A team of researchers from the Yale School of Public Health, the University of Maryland School of Medicine, the University of Texas and the University of Florida has used math models to show that the development of a universal influenza vaccine could save tens of thousands of lives annually. In their paper published in Proceedings of the National Academy of Sciences, the group describes how they used mathematical modeling to evaluate the impact of a universal flu vaccine and what they found.
Every year, millions of people in the U.S. become infected and tens of thousands die from flu. And as the researchers note, the efficacy of flu vaccines is approximately 44 percent—leaving a significant number of people at risk of being infected, even if they get a shot. They note also that the National Institute of Allergy and Infectious Diseases in the U.S. recently announced that a universal vaccine with an efficacy rate of approximately 75 percent had been developed, sparking hopes of greatly reducing flu infections. They further note that the U.S. government has pledged more than a billion dollars to subsidize the development of a universal vaccine that would be one hundred percent effective. In this new effort, the researchers have created and used models to show how many people would be spared infections and how much money would be saved if such a vaccine were developed and used.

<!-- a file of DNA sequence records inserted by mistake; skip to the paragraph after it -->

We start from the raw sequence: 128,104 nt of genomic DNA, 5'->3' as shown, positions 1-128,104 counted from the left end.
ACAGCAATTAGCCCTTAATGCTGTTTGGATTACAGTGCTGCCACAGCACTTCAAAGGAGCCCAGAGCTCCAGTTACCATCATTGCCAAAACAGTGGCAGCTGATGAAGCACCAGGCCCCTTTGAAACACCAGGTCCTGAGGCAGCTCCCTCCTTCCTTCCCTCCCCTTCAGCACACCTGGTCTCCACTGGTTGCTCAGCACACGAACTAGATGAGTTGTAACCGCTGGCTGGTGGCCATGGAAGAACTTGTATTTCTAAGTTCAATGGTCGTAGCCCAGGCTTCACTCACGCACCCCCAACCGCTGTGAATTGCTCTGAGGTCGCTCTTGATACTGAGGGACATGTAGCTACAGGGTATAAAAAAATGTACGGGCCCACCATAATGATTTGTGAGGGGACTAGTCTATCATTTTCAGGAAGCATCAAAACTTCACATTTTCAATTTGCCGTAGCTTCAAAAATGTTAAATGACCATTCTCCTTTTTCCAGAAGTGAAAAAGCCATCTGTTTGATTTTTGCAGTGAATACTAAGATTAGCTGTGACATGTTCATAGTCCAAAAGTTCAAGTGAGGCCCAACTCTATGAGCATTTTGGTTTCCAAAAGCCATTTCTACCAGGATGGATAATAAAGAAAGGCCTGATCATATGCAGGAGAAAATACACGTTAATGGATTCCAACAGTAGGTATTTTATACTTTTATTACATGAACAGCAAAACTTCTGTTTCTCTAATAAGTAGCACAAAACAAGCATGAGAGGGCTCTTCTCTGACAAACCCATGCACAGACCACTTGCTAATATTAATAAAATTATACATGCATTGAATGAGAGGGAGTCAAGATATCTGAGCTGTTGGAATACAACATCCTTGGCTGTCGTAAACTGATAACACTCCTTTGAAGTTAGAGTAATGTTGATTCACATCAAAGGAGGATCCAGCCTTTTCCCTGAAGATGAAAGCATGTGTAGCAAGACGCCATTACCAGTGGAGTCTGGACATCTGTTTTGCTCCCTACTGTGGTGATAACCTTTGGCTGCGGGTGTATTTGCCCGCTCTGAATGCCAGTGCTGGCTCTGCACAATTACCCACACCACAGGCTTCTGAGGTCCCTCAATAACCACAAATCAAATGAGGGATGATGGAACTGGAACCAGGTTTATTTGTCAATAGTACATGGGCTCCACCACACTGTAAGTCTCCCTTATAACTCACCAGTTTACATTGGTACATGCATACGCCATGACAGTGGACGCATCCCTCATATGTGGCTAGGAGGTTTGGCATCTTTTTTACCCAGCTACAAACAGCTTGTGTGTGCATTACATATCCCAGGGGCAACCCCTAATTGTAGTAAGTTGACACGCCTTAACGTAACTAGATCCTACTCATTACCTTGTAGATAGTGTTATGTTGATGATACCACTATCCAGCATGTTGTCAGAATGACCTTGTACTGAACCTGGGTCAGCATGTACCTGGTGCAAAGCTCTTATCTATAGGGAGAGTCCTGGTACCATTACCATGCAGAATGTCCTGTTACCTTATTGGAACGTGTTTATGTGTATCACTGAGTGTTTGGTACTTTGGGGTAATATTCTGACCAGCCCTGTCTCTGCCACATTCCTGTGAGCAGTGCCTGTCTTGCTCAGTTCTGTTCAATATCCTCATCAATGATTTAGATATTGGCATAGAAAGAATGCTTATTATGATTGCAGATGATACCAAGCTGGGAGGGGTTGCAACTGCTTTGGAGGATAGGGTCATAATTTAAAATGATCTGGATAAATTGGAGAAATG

The researchers report that the models showed that if just 10 percent of current vaccinations were replaced with a universal vaccine, there would be approximately 5.3 million fewer people infected each year and approximately 6,300 fewer death, and that there would be over a billion dollars saved in healthcare expenses. The team also reports that if all current vaccinations were replaced with a universal vaccine, there would be 17 million fewer infections and 19,500 fewer deaths. And the cost savings would average approximately $3.5 billion each year. They note that infection and death rate changes would vary by state as would the cost savings. But they conclude, the savings in healthcare costs related to treating influenza patients would far outweigh the amount the government has pledged to find a universal vaccine.